First Step to Stop Counterfeiters – Your Shoes

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Nearly 40 percent of the counterfeit goods seized in the U.S. every year are footwear. Here's how to stop the heels who are selling this stuff, and why you should.

When I was 15, I jumped on a bus near my suburban home and rode to downtown Atlanta with a couple of buddies. While walking in a shadier part of the city, we noticed a guy signaling us from an alley. He told us he had some very expensive watches for sale, implying they were stolen. I bought one for $20 bucks, reveling in my walk on the wild side and slapping myself on the back for getting something cool for practically nothing.

That was my introduction to both counterfeit products and the “fake stolen goods” scam – one of the oldest tricks in the book.

Although that was four decades ago, counterfeit goods are still thriving today. It’s a big problem for consumers and some of the world’s most iconic brands. According to the most recent information compiled by the federal agencies tasked with dealing with intellectual property rights – the Customs and Border Protection Bureau and the Customs and Immigration Bureau – in fiscal year 2009, there were about 15,000 seizures in the U.S. with a combined value of value of about $261 million. Of that total, about $205 million were products imported from China.

While it’s hard to feel pity for luxury goods manufacturers that sell purses for $1,000 or watches for $10,000, unfortunately it’s not just the highly paid who lose on counterfeiting.

Why counterfeiting matters

If you’re the type that loves a deal or yearns for the prestige that comes with a luxury name, you’ve probably been tempted by come-ons from the Internet or a downtown sidewalk to buy everything from fake Rolex watches to fake Gucci purses. Hopefully you have enough sense to know they’re counterfeit – you can’t buy a Gucci purse for $20 – but maybe you think to yourself, “Why not?” Well, here’s why not…

1. You’re giving money to someone dishonest. Would you leave your house unlocked to keep your local burglar employed? Selling counterfeit stuff isn’t legal, nor is it ethical. It’s not fair to con people into fake stuff – even naive high-schoolers out looking for trouble. The sellers of this junk should do what you do: Work an honest job. And since nearly all knock-offs originate overseas, you might also be supporting a sweat-shop.

2. You’re taking money from someone honest. If enough people buy dishonest stuff, they’re ultimately costing honest jobs. If you would have bought a genuine Gucci purse, you’re costing a Gucci employee their job. If you would have bought a less expensive non-knockoff from another purse manufacturer, you’re costing that company’s employees jobs: maybe American jobs. Either way, buying counterfeit results in money that could have gone to honest workers and management going to support dishonest ones.

3. You’re buying lousy stuff. Those who illegally make counterfeit items certainly have no incentive to do a quality job.  After all, it’s not like their customers will be able to complain. And the manufacturers of some products – like pharmaceuticals – are so twisted, they’ll put people’s lives at risk just to make buck.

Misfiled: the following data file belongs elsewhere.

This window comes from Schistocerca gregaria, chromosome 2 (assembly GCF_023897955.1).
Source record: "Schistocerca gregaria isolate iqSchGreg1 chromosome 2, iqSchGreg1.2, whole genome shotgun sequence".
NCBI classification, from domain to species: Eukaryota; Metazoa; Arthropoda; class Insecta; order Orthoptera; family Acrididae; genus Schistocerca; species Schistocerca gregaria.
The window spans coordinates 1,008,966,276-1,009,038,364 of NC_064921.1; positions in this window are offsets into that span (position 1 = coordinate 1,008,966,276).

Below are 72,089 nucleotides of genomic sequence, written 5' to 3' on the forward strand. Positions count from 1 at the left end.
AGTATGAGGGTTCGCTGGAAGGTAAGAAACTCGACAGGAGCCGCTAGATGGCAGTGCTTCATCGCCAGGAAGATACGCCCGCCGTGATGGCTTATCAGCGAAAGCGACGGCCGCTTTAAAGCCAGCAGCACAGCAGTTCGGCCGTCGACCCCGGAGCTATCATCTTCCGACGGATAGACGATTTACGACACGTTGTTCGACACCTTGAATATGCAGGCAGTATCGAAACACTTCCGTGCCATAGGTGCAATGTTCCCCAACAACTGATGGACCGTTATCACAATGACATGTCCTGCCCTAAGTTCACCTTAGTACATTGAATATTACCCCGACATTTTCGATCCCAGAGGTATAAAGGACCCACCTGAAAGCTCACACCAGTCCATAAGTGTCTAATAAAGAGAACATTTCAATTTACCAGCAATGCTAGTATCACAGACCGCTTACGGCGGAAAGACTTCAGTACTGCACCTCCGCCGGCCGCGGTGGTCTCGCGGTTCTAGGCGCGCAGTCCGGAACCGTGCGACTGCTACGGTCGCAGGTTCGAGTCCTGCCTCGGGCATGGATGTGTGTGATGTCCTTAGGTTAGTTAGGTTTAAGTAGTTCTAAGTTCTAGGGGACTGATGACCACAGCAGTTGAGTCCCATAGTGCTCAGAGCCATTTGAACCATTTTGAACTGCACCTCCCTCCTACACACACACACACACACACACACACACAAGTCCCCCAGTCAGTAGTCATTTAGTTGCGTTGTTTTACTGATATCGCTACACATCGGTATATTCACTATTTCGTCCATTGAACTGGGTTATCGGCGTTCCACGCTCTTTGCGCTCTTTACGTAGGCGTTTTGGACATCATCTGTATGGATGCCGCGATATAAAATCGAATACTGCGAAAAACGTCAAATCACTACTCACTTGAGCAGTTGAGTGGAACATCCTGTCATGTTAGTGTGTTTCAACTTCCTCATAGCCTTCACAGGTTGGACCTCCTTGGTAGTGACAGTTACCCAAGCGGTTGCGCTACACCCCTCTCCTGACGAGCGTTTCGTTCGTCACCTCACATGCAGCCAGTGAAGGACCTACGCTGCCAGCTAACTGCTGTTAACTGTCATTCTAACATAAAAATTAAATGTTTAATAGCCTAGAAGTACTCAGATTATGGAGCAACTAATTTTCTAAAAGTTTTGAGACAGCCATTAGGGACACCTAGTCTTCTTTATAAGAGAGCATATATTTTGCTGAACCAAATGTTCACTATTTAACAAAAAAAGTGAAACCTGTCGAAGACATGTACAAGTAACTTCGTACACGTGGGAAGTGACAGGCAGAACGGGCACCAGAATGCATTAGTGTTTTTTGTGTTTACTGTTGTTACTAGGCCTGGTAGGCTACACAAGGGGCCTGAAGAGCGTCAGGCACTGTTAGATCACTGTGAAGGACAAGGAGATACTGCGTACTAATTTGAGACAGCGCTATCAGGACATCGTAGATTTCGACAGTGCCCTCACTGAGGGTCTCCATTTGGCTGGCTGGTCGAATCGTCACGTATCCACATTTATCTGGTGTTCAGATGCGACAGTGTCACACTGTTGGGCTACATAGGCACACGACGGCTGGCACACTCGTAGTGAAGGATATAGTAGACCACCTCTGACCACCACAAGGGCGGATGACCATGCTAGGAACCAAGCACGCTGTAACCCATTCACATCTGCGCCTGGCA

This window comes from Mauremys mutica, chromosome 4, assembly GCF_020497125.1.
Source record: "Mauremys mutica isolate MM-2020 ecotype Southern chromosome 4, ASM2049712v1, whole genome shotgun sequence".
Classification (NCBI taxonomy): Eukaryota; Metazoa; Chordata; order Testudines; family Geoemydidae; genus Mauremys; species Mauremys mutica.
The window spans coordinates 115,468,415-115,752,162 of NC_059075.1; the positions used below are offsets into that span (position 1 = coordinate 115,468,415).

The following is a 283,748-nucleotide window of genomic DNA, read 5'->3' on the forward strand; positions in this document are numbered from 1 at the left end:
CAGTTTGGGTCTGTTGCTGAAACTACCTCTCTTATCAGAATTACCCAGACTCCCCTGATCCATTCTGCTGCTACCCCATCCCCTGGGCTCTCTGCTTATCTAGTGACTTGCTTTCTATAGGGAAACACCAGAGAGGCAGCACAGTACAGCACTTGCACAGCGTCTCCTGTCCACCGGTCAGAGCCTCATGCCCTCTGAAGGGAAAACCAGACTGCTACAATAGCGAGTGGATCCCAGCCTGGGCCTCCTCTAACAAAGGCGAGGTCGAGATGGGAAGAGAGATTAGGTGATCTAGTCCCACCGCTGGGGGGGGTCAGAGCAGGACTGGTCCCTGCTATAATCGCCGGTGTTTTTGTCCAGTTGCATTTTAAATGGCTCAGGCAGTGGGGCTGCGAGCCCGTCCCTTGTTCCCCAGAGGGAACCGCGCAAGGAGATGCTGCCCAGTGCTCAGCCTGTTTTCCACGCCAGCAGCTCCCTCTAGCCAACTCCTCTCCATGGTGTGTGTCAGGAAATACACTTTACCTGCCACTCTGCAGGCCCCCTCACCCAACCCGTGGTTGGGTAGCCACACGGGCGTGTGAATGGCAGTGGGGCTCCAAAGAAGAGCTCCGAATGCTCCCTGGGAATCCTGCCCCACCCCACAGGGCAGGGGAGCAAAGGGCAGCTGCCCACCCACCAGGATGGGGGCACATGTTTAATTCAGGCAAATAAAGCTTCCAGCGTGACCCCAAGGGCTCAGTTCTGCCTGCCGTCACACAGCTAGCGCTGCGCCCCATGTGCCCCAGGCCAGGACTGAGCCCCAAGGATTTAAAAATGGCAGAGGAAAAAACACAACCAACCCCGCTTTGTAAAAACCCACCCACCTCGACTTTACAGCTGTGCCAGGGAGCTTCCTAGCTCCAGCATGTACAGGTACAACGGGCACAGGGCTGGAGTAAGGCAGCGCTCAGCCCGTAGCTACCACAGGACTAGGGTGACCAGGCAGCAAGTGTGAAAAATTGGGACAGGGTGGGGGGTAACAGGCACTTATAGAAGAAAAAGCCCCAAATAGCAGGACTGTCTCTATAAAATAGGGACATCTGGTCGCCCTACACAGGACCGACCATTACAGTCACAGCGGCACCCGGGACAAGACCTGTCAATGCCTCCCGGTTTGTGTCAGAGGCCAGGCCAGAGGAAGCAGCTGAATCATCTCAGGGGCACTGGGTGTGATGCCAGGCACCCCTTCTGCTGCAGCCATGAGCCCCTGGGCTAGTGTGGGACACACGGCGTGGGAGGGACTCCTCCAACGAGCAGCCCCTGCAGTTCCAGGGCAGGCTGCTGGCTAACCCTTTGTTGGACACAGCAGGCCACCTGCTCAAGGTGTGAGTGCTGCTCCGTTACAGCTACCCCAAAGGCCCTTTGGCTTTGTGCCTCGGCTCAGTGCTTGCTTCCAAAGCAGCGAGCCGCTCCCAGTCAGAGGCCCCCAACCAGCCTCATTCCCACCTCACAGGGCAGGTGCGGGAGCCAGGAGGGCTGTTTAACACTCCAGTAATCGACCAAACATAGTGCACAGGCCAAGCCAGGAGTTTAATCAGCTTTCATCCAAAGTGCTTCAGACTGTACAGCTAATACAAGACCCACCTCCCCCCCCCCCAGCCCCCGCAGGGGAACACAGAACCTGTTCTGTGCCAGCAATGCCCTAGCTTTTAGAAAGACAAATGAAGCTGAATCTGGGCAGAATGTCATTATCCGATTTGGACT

In our status-crazy and budget-conscience society, it’s easy to understand why we’re tempted to buy counterfeit stuff for the name or the price. But if you’re on a tight budget, remember that sometimes quality is worth paying for – and that’s definitely true in the case of your health. As for status, if you’re so desperate to impress that you’ll knowingly buy inferior knock-offs in order to fool people, maybe it’s time to stop being as shallow as a puddle.

What’s getting counterfeited?

Simply ensuring the shoes you’re buying are “real” will halt the sale of nearly 40 percent of all fake goods; at least, if the seizures by the above federal agencies accurately represent the overall flow of counterfeit goods to America. Below are the 10 most common categories of goods seized, along with their dollar value and percent of the total.

  • Footwear $ 99,779,263 38%
  • Consumer Electronics $ 31,773,625 12%
  • Handbags/Wallets/Backpacks $ 21,501,614 8%
  • Wearing Apparel $ 21,462,276 8%
  • Watches/Parts $ 15,533,922 6%
  • Computers/Hardware $ 12,546,098 5%
  • Media $ 11,099,758 4%
  • Pharmaceuticals $ 11,057,991 4%
  • Jewelry $ 10,499,243 4%
  • Toys/Electronic Games $ 5,503,143 2%
  • All Other Commodities $ 19,941,004 8%

Avoiding counterfeits: If it looks to good to be true…

The easiest way to avoid being taken is to avoid being greedy. Even at the tender age of 15, I should have known that nobody is going to sell a $5,000 watch – even a stolen one – for $20. And of course, today’s crook doesn’t have to hang out in an alley – they now often hang out in cyber-space.

So be aware of the products most likely to be counterfeited, and learn how to spot fakes by studying the workmanship and detail of the real McCoy. There are only two reasons high-priced products are high-priced: They’re either extremely well-made, or you’re paying for a name. You should be able to tell if a product is well made. If you can’t, you’re paying for the name and shouldn’t be buying it anyway.

And remember that just as it doesn’t take much effort to set up a display table on the sidewalk, it also doesn’t take much effort to set up a professional-looking website: almost no effort to sell on Craigslist, eBay, or other sites.

There are ways to verify an online business: Check them out on complaint sites, make sure they have a physical address in the U.S., pick up the phone and talk to the company. But the two most important things you can do both online and off are to deal with companies you know, and go with your gut. If the deal is too good to be true…

Stacy Johnson

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